One can never know what this year holds in store, but there are some certainties thanks to election, construction schedules and announced retirements.
The entertainment landscape also will likely be altered once again regionally.
After a year of playing home games in such locales as Syracuse, Batavia and even Pawtucket, the Scranton/Wilkes-Barre baseball team will return to Moosic to play at the renovated PNC Field and with a new name.
Now dubbed the RailRiders, the Triple-A affiliate of the New York Yankees and its fans will watch baseball in the stadium that's undergone $43 million in renovations over the past year.
Those wishing to both play and stay at the Mohegan Sun at Pocono Downs Casino will soon be able to. A $50 million, 238-room hotel/events center is slated to be completed by the end of this year. In addition to the hotel rooms, the facility will include a 20,000-square-foot events center with a banquet room that can handle up to 600 for events and 1,500 for concerts. The hotel also will have a fitness center, indoor pool, ground-floor bistro and meeting rooms. It will be the largest hotel in Luzerne County once it opens.
The court system is notorious for its uncertainty as trials for some big names have been on the docket for years in some cases. Could 2013 be the year murder suspect Hugo Selenski's trial begins?
Selenski, 39, of Kingston Township, is awaiting trial in the May 2002 deaths of Michael Kerkowski and Tammy Fassett, both 38. Their bodies were unearthed from the property where Selenski was living in June 2003.
Selenski had been charged previously with the May 2003 deaths of Frank James and Adeiye Keiler. Prosecutors allege Selenski lured the men, who were alleged drug dealers, to his home, where he shot and killed them, then burned their bodies. A Luzerne County jury acquitted Selenski of the James and Keiler slayings in March 2006, convicting him only of abuse of corpse.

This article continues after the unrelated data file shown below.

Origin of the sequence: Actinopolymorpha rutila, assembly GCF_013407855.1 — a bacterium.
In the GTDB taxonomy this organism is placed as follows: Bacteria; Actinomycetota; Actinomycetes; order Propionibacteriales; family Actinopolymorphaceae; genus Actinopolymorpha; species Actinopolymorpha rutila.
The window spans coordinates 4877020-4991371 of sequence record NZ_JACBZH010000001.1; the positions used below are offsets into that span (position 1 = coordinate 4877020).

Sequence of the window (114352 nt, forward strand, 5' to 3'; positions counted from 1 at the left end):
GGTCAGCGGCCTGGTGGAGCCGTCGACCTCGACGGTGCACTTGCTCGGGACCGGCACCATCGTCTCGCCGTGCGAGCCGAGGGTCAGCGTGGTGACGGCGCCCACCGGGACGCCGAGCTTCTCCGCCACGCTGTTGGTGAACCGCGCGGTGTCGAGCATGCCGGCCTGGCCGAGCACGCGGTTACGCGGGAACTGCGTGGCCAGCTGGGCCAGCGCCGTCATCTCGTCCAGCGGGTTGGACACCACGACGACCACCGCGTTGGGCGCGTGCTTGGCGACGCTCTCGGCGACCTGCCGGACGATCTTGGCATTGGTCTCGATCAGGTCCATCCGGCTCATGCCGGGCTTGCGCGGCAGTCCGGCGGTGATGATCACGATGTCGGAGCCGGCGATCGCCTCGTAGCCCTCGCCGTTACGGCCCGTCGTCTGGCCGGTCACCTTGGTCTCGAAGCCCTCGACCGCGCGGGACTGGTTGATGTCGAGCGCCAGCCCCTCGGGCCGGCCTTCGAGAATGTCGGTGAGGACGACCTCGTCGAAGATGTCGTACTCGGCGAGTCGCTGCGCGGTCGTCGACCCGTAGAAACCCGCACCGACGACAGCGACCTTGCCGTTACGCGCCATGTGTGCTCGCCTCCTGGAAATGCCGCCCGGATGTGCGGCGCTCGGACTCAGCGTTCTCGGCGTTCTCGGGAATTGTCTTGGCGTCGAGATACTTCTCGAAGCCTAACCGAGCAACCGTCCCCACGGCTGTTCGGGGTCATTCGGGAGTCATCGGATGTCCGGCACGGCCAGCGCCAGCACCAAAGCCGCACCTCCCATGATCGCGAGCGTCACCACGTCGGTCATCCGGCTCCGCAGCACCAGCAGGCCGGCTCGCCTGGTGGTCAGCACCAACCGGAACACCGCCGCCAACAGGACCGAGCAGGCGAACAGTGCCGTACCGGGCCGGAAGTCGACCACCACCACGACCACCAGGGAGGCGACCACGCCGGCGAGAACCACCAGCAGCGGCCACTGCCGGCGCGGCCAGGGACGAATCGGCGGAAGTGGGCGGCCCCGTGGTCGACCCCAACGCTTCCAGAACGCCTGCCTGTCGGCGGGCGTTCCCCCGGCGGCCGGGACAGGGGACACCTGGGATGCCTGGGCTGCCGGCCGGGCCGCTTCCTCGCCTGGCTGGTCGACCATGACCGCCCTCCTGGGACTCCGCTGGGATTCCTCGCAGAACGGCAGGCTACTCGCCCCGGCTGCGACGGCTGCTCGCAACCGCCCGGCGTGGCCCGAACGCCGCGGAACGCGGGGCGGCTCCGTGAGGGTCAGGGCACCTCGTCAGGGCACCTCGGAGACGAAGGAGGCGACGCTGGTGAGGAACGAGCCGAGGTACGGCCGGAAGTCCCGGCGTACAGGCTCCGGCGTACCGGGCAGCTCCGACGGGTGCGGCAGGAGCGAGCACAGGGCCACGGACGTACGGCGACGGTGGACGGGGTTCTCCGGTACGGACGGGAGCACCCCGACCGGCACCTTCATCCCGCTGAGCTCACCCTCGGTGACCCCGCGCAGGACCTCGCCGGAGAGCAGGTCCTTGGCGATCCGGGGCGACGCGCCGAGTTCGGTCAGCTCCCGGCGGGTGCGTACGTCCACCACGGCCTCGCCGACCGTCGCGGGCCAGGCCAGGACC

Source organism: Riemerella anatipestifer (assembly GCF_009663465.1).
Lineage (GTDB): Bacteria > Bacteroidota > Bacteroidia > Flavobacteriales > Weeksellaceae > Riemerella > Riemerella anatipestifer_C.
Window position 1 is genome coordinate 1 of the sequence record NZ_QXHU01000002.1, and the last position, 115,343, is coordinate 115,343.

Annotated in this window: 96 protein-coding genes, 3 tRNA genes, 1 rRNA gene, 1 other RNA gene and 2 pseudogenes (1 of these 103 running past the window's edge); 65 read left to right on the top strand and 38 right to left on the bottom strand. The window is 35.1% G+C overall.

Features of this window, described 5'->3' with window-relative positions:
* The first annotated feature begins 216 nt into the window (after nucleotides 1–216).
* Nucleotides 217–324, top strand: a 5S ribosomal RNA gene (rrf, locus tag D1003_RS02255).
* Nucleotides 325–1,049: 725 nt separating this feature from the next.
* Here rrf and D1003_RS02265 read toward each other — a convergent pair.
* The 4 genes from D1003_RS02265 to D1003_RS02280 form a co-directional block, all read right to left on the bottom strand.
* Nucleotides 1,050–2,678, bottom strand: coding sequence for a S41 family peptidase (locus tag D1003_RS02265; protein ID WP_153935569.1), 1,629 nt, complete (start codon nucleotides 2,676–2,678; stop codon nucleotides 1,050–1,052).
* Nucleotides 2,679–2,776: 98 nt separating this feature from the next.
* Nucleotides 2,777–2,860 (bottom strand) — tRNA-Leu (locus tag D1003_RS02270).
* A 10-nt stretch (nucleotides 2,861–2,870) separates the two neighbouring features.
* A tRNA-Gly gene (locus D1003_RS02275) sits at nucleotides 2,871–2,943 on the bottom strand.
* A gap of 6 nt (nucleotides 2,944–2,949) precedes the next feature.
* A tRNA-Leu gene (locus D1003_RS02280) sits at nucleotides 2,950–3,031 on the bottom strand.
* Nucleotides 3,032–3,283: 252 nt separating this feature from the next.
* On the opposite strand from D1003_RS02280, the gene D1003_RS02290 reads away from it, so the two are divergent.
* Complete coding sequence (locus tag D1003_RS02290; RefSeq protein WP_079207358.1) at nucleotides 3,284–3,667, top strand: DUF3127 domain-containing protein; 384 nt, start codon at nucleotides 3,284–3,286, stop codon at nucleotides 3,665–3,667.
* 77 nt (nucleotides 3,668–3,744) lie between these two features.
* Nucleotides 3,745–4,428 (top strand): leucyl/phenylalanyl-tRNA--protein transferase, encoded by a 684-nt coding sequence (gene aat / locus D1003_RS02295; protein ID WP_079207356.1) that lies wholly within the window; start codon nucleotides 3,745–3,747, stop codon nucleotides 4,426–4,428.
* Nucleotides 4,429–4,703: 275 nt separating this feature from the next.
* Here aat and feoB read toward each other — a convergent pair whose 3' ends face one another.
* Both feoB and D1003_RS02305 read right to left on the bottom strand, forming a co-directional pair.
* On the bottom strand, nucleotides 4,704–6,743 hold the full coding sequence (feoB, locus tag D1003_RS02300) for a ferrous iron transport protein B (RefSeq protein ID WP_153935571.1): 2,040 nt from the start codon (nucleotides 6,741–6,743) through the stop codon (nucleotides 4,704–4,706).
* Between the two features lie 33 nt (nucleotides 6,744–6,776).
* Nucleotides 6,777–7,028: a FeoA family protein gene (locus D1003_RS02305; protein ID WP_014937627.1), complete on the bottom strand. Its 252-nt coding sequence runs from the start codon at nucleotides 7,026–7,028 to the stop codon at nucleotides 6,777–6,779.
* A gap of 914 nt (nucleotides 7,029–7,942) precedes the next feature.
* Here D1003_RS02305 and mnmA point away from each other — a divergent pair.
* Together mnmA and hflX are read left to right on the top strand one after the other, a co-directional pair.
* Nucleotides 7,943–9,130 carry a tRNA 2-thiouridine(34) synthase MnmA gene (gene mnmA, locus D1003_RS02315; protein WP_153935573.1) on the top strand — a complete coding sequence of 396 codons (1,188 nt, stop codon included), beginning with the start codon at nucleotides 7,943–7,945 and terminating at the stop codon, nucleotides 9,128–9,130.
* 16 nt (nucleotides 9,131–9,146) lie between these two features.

Defense attorneys have argued double jeopardy on the new charges, and other legal maneuverings have kept Selenski behind bars and awaiting trial. He can't be released because he is serving a 32-1/2 to 65-year state prison sentence after he was convicted by a Monroe County jury in July 2009 of robbing and assaulting a jewelry store owner there in January 2003.
Also awaiting trial are former state Sen. Ray Musto and well-known attorney Anthony Lupas. Court proceedings have dragged on as defense motions have been filed related to the health of the two men.
Musto, 83, of Pittston Township, retired from the Senate in 2010 and was charged that same year by federal prosecutors on charges he abused his position as a senator by accepting $35,000 and other gifts from a developer, identified by Musto's attorneys as Robert Mericle. He has used his alleged failing health to continually receive continuances in his case.
Lupas, 78, was indicted in July on 29 counts of mail fraud and two counts of conspiracy. Prosecutors say he swindled eight people out of more than $6 million by falsely portraying he had invested their money in trust funds.
Lupas used his position of trust within the community to prey upon unsuspecting investors, bilking them over an 18-year period, federal prosecutors allege. In reality, Lupas was allegedly running a Ponzi scheme in which he used funds from new investors to pay off existing investors.
Both men could head to trial this year, or not.
Also on the court docket this month, though as the previously mentioned people have proven, that's subject to delay, are Wilkes-Barre Township Fire Chief John Yuknavich and Catherine Drago and her daughter, Carol Gamble.
Yuknavich is scheduled to stand trial next week for taking money from the fire department. The mother/daughter duo is scheduled to stand trial on Jan. 26 on charges they took more than $700,000 in bingo proceeds from the Swoyersville Volunteer Hose Co. 1.
When it comes to politics, 2013 isn't a presidential or state legislation election year but the ballots will be filled with municipal elections from council seats in many boroughs and cities to supervisors and commissioners in townships. Constables, auditors, mayors and school directors will also fill the ballot this year.
At the county level, the controller's post is up this year, as are five of the 11 county council seats.
After years of stability, the change of presidents at local colleges has become an annual ritual in recent years. This year we'll see the inauguration of Thomas Botzman at Misericordia University as he replaces Michael A. MacDowell, who has served the school for 15 years.
The longest-serving college president in the region, Keystone College President Edward G. Boehm Jr., will step down on June 1, after 18 years at the helm of the private college that straddles the Wyoming and Lackawanna county lines. His successor has not been named.
A look at the changes Home Rule has had on Luzerne County government after one year.